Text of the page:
Gruene, TX, is a gem.
There is something about a town whose motto is "Gently Resisting Change Since 1872." Something about a town that is not on the map, yet certainly exists. Something about a town whose address is another town--Gruene, New Braunfels, Texas.
In a setting much like I imagine Garrison Keillor's Lake Wobegon to be, the Gruene Mansion Inn welcomes visitors to Gruene (pronounced "green"). The Inn was built in the 1850's by Henry Gruene, the second son of Ernst, who founded the town.
The first mercantile store (now Gruene General Store) was built in 1878. The fellow and the little dog served as the greeters for the General Store.
Once inside the General Store, the soda fountain served as another form of greeting--an invitation to return to days goneby. Somehow the invitation was a bit difficult to accept. The counter was covered with packages of candy, so it was a bit difficult to imagine ordering a milk shake. The license plates on the floor may have been typical of days gone by, but I would rather hear the floor creaking than clinking as I walked to the stools.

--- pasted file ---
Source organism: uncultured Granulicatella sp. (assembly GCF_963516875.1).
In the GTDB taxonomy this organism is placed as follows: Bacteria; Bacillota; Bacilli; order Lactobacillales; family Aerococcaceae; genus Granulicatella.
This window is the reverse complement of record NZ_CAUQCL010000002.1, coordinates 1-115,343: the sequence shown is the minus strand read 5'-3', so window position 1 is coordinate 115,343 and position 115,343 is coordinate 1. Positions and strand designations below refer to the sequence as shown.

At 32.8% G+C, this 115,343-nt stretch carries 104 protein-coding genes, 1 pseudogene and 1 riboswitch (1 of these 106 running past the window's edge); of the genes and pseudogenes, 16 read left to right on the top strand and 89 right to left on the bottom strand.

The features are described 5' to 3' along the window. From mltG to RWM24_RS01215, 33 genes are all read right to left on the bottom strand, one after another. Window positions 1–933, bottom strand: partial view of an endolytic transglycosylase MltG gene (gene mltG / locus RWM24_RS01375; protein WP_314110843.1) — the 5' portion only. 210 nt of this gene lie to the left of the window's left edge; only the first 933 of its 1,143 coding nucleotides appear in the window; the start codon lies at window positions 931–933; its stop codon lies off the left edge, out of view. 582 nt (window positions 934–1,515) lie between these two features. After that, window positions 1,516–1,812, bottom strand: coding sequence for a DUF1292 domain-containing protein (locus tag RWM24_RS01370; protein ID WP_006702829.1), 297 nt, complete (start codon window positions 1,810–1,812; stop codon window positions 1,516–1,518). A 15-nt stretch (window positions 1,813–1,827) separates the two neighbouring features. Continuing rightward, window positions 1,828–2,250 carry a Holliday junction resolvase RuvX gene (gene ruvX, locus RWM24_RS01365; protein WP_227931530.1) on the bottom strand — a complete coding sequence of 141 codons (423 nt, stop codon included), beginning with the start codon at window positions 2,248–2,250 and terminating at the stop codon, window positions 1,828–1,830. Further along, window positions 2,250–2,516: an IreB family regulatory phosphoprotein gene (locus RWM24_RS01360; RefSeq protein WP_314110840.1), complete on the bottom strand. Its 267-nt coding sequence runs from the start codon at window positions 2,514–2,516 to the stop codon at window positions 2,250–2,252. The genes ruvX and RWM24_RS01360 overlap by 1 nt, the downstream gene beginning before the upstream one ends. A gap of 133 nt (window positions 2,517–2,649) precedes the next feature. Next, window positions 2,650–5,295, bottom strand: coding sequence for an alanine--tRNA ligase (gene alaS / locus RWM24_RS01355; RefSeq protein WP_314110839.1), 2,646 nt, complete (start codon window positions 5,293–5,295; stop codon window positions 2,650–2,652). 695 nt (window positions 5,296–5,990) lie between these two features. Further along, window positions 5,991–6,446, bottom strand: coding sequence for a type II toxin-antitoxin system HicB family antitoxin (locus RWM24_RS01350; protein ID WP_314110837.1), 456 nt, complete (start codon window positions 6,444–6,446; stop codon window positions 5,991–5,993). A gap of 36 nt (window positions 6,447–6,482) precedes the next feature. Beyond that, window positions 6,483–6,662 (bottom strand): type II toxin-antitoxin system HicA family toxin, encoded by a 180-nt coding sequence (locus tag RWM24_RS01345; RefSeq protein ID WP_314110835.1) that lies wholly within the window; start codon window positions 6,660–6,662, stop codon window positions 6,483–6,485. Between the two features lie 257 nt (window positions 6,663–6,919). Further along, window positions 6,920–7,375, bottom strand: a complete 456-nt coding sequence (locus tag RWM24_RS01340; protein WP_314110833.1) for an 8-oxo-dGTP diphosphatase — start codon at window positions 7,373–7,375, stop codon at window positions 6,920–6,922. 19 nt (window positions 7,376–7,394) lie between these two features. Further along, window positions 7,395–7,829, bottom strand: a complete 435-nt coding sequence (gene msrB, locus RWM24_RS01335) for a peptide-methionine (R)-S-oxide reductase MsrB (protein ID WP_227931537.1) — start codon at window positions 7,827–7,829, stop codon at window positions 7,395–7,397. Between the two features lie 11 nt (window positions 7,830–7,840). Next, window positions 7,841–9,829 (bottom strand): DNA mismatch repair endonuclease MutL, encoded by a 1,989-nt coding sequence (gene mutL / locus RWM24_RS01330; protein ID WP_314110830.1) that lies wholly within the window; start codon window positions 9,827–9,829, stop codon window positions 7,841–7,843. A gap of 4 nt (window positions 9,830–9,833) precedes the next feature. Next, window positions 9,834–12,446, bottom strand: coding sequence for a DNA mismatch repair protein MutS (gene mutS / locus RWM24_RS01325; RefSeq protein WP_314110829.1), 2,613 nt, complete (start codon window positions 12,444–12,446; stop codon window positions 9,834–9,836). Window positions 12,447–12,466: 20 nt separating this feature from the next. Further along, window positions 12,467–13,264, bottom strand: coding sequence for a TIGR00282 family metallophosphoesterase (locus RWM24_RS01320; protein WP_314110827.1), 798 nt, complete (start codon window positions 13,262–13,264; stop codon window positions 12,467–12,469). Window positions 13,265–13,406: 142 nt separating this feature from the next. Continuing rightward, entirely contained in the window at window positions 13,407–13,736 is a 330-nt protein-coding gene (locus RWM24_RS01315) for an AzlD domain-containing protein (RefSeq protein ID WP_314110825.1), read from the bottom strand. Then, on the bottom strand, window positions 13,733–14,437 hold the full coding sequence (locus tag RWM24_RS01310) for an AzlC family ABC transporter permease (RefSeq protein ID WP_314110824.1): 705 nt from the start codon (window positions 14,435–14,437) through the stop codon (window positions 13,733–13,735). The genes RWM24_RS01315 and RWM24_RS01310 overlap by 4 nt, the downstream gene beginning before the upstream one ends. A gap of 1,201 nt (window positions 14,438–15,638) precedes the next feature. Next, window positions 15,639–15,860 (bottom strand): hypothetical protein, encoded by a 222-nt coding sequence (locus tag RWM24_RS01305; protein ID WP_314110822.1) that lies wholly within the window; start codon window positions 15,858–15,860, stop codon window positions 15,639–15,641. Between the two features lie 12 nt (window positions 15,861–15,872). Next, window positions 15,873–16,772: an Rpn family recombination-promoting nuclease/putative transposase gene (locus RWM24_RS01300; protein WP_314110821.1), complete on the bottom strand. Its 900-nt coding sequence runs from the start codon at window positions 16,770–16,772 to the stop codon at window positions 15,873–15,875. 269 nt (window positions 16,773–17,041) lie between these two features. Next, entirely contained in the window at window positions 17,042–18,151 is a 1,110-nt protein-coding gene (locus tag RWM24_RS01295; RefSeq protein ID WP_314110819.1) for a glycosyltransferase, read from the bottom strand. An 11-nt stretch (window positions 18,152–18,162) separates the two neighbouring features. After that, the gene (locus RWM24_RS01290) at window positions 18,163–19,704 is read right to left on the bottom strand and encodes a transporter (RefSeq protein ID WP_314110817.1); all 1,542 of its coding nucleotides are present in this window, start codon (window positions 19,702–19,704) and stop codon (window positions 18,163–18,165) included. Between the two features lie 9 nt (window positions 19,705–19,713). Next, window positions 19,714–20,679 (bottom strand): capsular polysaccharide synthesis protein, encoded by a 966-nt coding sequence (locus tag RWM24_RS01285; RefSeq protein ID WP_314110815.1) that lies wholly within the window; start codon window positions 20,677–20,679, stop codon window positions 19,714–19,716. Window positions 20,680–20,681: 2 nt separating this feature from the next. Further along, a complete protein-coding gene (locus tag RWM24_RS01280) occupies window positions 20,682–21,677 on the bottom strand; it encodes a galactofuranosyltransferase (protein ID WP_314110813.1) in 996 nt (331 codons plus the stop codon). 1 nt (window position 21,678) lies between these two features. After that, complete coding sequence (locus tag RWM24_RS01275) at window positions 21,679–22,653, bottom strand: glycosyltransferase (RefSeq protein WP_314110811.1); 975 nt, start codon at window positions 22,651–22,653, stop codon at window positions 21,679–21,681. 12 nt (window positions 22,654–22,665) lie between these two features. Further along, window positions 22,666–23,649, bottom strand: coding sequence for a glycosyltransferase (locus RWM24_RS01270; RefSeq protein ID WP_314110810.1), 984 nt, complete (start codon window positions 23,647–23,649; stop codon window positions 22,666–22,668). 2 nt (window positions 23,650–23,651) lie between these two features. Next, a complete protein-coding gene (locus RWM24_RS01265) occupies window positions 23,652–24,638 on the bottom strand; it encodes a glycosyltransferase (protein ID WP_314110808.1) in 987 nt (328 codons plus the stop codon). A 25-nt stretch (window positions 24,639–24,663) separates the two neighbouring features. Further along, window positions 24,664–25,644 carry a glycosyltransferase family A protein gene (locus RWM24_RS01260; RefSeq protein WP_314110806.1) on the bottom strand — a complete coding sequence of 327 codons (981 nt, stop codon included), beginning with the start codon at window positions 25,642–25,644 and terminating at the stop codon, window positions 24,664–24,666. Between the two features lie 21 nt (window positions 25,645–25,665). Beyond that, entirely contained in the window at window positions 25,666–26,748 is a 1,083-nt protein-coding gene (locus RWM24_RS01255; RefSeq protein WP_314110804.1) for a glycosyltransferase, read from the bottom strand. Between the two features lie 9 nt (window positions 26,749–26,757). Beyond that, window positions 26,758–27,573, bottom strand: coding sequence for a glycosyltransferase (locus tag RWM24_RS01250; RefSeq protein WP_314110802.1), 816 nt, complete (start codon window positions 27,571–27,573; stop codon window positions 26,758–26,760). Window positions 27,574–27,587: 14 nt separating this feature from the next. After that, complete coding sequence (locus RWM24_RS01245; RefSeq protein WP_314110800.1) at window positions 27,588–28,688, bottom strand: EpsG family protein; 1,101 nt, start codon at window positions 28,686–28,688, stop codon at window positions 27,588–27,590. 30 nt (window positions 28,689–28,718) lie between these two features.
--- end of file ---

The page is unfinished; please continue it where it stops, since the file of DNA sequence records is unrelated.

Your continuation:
Construction during the late 1800's included a dance hall and saloon (Gruene Hall), which became the center of the community's social life. It is Texas' oldest dance hall where George Strait, Lyle Lovett, and Hal Ketchum got started.
As the town continued to prosper, a new mercantile building (now The Gruene Antique Company) sprang up in 1904.
Except for Gruene Hall, the stores of Gruene gradually fell on hard times following the 1930's and eventually all closed. It wasn't until the mid-1970's when Pat Molak purchased Gruene Hall and with the help of his friend Mary Jane Nalley, changed the town's future. They worked to preserve the authentic, turn-of-the-century look and feel of Gruene by purchasing and repairing several of the town's most notable structures and transforming them into thriving businesses.
The four-block center of town is on the National Register of Historic Places, but there is a quirky side to this town. The best example of this aspect of Gruene is Gruene Gardens and its array of pottery.
These are just two photos of the variety of pots, planters, and containers. I spent several minutes here just enjoying the shapes, sizes, and colors of the artists' work.
As we were leaving town, we noticed one last bit of whimsy on a resident's part. On first glance it appeared to be an outhouse. Upon closer look, we found its identity.
Gently resisting--but not ignoring--change.
HAPPY NEW YEAR